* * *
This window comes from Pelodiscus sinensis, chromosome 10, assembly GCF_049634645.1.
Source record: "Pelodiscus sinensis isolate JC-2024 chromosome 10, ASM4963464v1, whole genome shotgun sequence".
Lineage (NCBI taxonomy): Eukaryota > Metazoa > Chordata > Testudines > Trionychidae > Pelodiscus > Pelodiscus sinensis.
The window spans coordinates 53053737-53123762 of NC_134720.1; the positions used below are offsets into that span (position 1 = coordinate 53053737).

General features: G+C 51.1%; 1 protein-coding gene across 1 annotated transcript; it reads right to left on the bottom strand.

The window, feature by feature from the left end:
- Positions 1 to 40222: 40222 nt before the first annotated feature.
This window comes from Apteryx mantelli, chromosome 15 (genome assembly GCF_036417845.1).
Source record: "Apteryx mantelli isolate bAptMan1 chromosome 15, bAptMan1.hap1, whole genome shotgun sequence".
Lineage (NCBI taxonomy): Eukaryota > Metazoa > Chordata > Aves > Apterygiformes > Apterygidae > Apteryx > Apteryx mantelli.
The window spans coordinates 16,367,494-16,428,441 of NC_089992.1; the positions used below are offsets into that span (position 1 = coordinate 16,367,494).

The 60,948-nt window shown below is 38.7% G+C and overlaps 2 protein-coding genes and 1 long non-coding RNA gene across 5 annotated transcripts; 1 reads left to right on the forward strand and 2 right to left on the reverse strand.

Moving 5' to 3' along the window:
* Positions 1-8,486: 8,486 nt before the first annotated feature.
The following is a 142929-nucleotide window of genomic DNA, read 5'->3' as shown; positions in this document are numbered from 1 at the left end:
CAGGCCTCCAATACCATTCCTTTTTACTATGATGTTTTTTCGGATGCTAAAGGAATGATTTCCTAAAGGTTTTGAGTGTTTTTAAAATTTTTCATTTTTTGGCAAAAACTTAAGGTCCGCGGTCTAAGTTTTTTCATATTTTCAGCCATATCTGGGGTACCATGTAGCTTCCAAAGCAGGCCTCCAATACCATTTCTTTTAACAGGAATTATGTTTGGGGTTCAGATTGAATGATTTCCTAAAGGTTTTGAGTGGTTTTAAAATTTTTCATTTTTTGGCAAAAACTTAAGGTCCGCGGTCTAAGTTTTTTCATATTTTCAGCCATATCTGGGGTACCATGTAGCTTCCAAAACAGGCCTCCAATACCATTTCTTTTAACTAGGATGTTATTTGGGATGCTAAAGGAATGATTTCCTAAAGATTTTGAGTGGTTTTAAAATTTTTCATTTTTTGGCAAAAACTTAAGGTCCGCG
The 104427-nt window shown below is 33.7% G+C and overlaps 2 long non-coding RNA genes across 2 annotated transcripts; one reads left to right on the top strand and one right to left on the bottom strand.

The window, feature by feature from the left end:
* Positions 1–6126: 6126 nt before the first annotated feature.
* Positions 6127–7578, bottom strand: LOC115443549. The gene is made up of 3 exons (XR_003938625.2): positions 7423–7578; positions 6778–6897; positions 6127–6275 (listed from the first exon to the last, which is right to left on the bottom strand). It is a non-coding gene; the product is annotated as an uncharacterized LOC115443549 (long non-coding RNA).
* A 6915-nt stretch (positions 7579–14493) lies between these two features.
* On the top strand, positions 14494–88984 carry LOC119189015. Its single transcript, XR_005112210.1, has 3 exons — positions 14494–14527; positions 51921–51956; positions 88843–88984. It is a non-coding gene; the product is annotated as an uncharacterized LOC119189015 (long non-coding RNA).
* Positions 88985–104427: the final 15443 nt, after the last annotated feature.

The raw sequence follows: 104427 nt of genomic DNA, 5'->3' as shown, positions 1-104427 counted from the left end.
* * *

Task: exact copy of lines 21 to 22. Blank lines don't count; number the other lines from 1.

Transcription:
* A 6915-nt stretch (positions 7579–14493) lies between these two features.
* On the top strand, positions 14494–88984 carry LOC119189015. Its single transcript, XR_005112210.1, has 3 exons — positions 14494–14527; positions 51921–51956; positions 88843–88984. It is a non-coding gene; the product is annotated as an uncharacterized LOC119189015 (long non-coding RNA).